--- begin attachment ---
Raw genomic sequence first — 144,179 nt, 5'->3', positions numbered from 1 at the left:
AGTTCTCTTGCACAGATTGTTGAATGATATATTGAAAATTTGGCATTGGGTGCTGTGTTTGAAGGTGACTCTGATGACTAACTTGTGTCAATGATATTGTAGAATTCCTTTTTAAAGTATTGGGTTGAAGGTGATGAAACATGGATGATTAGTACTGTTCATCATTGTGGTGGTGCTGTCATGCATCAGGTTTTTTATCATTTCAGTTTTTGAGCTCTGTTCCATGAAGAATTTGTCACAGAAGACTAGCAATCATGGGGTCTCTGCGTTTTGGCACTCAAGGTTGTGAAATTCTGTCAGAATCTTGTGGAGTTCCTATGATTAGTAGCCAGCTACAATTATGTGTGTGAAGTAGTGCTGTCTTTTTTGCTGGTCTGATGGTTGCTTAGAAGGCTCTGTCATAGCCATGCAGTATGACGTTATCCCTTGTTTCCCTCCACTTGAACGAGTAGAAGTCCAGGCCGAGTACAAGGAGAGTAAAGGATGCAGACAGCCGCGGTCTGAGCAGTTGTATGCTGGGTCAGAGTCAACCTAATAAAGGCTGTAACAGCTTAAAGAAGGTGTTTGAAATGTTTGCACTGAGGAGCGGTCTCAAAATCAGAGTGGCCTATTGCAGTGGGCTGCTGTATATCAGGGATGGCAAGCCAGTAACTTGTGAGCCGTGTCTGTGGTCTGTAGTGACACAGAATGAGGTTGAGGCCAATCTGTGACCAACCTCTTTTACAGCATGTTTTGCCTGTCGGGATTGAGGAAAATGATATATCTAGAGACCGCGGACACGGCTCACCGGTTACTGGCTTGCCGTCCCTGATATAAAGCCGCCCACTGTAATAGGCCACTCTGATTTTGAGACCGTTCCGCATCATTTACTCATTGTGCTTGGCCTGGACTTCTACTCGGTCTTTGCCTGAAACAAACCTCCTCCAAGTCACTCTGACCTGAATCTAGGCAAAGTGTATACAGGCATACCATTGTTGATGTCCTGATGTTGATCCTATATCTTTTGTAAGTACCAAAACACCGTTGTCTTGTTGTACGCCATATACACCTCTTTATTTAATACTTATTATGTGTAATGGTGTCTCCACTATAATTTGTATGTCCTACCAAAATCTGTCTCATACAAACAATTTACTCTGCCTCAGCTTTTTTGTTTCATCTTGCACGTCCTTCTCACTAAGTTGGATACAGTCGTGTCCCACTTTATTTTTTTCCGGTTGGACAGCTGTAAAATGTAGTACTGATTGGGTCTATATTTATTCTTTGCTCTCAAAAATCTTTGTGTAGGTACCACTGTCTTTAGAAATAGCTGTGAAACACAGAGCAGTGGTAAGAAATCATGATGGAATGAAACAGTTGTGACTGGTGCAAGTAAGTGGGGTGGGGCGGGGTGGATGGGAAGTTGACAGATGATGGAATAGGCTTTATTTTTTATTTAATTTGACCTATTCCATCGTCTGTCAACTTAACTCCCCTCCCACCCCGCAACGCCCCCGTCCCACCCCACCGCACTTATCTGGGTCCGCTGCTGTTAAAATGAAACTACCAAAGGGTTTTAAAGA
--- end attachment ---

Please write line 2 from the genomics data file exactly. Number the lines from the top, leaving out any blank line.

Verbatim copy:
AGTTCTCTTGCACAGATTGTTGAATGATATATTGAAAATTTGGCATTGGGTGCTGTGTTTGAAGGTGACTCTGATGACTAACTTGTGTCAATGATATTGTAGAATTCCTTTTTAAAGTATTGGGTTGAAGGTGATGAAACATGGATGATTAGTACTGTTCATCATTGTGGTGGTGCTGTCATGCATCAGGTTTTTTATCATTTCAGTTTTTGAGCTCTGTTCCATGAAGAATTTGTCACAGAAGACTAGCAATCATGGGGTCTCTGCGTTTTGGCACTCAAGGTTGTGAAATTCTGTCAGAATCTTGTGGAGTTCCTATGATTAGTAGCCAGCTACAATTATGTGTGTGAAGTAGTGCTGTCTTTTTTGCTGGTCTGATGGTTGCTTAGAAGGCTCTGTCATAGCCATGCAGTATGACGTTATCCCTTGTTTCCCTCCACTTGAACGAGTAGAAGTCCAGGCCGAGTACAAGGAGAGTAAAGGATGCAGACAGCCGCGGTCTGAGCAGTTGTATGCTGGGTCAGAGTCAACCTAATAAAGGCTGTAACAGCTTAAAGAAGGTGTTTGAAATGTTTGCACTGAGGAGCGGTCTCAAAATCAGAGTGGCCTATTGCAGTGGGCTGCTGTATATCAGGGATGGCAAGCCAGTAACTTGTGAGCCGTGTCTGTGGTCTGTAGTGACACAGAATGAGGTTGAGGCCAATCTGTGACCAACCTCTTTTACAGCATGTTTTGCCTGTCGGGATTGAGGAAAATGATATATCTAGAGACCGCGGACACGGCTCACCGGTTACTGGCTTGCCGTCCCTGATATAAAGCCGCCCACTGTAATAGGCCACTCTGATTTTGAGACCGTTCCGCATCATTTACTCATTGTGCTTGGCCTGGACTTCTACTCGGTCTTTGCCTGAAACAAACCTCCTCCAAGTCACTCTGACCTGAATCTAGGCAAAGTGTATACAGGCATACCATTGTTGATGTCCTGATGTTGATCCTATATCTTTTGTAAGTACCAAAACACCGTTGTCTTGTTGTACGCCATATACACCTCTTTATTTAATACTTATTATGTGTAATGGTGTCTCCACTATAATTTGTATGTCCTACCAAAATCTGTCTCATACAAACAATTTACTCTGCCTCAGCTTTTTTGTTTCATCTTGCACGTCCTTCTCACTAAGTTGGATACAGTCGTGTCCCACTTTATTTTTTTCCGGTTGGACAGCTGTAAAATGTAGTACTGATTGGGTCTATATTTATTCTTTGCTCTCAAAAATCTTTGTGTAGGTACCACTGTCTTTAGAAATAGCTGTGAAACACAGAGCAGTGGTAAGAAATCATGATGGAATGAAACAGTTGTGACTGGTGCAAGTAAGTGGGGTGGGGCGGGGTGGATGGGAAGTTGACAGATGATGGAATAGGCTTTATTTTTTATTTAATTTGACCTATTCCATCGTCTGTCAACTTAACTCCCCTCCCACCCCGCAACGCCCCCGTCCCACCCCACCGCACTTATCTGGGTCCGCTGCTGTTAAAATGAAACTACCAAAGGGTTTTAAAGA